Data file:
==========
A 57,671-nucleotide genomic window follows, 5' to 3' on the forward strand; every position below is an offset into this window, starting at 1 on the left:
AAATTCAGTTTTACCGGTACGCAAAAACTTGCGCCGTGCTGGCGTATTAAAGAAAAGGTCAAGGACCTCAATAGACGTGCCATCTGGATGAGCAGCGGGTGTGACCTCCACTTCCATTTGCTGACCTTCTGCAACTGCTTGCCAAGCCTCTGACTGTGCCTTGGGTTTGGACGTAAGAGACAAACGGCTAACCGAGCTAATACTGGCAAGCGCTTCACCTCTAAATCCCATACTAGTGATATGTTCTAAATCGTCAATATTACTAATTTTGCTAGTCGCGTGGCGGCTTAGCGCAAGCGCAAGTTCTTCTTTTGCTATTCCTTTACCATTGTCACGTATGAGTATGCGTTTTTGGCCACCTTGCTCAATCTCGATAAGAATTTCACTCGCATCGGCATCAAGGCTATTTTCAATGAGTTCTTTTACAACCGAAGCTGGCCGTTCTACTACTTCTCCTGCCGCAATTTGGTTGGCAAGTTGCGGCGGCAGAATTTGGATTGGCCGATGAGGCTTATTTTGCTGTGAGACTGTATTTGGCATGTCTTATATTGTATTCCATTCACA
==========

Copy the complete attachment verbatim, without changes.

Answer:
A 57,671-nucleotide genomic window follows, 5' to 3' on the forward strand; every position below is an offset into this window, starting at 1 on the left:
AAATTCAGTTTTACCGGTACGCAAAAACTTGCGCCGTGCTGGCGTATTAAAGAAAAGGTCAAGGACCTCAATAGACGTGCCATCTGGATGAGCAGCGGGTGTGACCTCCACTTCCATTTGCTGACCTTCTGCAACTGCTTGCCAAGCCTCTGACTGTGCCTTGGGTTTGGACGTAAGAGACAAACGGCTAACCGAGCTAATACTGGCAAGCGCTTCACCTCTAAATCCCATACTAGTGATATGTTCTAAATCGTCAATATTACTAATTTTGCTAGTCGCGTGGCGGCTTAGCGCAAGCGCAAGTTCTTCTTTTGCTATTCCTTTACCATTGTCACGTATGAGTATGCGTTTTTGGCCACCTTGCTCAATCTCGATAAGAATTTCACTCGCATCGGCATCAAGGCTATTTTCAATGAGTTCTTTTACAACCGAAGCTGGCCGTTCTACTACTTCTCCTGCCGCAATTTGGTTGGCAAGTTGCGGCGGCAGAATTTGGATTGGCCGATGAGGCTTATTTTGCTGTGAGACTGTATTTGGCATGTCTTATATTGTATTCCATTCACA